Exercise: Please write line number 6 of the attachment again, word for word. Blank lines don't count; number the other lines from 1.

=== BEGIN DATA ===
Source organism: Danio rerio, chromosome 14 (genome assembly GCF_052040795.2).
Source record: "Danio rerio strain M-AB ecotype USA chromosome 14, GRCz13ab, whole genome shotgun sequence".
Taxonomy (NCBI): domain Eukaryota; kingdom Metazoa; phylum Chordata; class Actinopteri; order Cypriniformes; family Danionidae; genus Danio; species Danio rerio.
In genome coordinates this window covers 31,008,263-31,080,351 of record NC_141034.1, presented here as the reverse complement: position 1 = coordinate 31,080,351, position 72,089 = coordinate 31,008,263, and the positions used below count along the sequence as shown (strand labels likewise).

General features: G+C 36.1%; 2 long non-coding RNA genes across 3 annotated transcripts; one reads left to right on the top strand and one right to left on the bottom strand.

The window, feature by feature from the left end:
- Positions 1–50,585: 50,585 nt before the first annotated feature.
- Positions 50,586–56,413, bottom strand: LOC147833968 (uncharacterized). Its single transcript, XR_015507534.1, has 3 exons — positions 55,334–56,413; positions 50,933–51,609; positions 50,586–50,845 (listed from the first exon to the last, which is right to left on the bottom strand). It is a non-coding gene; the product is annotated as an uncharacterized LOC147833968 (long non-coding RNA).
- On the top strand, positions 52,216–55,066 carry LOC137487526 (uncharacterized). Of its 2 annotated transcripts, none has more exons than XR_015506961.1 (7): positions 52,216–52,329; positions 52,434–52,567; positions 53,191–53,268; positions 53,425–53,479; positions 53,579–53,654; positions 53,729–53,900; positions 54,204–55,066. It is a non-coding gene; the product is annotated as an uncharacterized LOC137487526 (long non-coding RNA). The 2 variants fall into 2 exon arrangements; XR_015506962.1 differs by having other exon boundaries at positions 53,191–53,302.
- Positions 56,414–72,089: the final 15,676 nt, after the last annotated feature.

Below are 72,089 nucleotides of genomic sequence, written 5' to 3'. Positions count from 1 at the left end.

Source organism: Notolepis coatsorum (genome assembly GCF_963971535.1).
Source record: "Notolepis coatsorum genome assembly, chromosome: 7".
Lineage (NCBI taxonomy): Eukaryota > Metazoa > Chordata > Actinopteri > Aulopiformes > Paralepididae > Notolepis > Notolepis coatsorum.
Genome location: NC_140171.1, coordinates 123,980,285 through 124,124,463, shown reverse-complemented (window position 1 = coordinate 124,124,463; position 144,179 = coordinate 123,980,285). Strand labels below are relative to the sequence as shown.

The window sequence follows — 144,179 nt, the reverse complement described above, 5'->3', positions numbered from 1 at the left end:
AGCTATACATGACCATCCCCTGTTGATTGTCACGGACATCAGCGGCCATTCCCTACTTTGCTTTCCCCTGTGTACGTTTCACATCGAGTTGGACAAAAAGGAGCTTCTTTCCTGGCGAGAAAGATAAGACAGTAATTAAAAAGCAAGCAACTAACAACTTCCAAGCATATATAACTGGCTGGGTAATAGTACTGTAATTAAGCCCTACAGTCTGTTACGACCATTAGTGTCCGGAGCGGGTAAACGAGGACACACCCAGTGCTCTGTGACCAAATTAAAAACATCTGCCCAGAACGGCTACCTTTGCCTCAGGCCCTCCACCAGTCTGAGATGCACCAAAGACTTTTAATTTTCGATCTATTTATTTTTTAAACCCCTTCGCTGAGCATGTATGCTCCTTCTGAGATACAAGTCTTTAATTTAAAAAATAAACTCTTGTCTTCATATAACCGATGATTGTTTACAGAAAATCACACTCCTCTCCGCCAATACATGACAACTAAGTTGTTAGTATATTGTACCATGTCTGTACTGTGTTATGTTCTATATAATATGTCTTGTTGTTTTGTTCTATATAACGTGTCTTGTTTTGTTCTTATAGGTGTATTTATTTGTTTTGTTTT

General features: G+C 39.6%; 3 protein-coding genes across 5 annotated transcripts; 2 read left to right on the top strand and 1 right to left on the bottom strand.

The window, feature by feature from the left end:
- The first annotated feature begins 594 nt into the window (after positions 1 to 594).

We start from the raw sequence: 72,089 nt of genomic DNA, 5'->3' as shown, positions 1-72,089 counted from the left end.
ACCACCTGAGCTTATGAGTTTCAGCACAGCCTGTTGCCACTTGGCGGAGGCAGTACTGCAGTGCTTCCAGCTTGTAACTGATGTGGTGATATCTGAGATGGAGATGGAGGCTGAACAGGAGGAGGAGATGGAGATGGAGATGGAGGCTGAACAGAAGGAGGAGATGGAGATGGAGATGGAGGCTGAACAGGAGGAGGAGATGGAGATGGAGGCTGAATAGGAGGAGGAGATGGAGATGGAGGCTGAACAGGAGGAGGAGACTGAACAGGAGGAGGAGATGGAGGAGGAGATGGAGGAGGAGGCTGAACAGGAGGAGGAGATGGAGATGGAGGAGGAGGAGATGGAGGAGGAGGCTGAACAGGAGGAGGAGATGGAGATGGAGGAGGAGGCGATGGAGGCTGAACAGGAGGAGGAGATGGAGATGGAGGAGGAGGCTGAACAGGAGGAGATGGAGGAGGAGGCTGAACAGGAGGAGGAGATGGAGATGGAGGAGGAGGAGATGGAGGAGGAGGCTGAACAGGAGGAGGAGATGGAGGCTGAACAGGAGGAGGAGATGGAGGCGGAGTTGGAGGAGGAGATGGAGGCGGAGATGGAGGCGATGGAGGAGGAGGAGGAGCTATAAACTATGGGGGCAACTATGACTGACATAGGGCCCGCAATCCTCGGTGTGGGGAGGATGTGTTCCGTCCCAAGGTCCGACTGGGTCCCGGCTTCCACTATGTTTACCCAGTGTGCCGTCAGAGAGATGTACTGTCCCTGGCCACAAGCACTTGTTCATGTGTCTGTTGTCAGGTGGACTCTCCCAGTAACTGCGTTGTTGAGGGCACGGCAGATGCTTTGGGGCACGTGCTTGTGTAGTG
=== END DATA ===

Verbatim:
The window, feature by feature from the left end: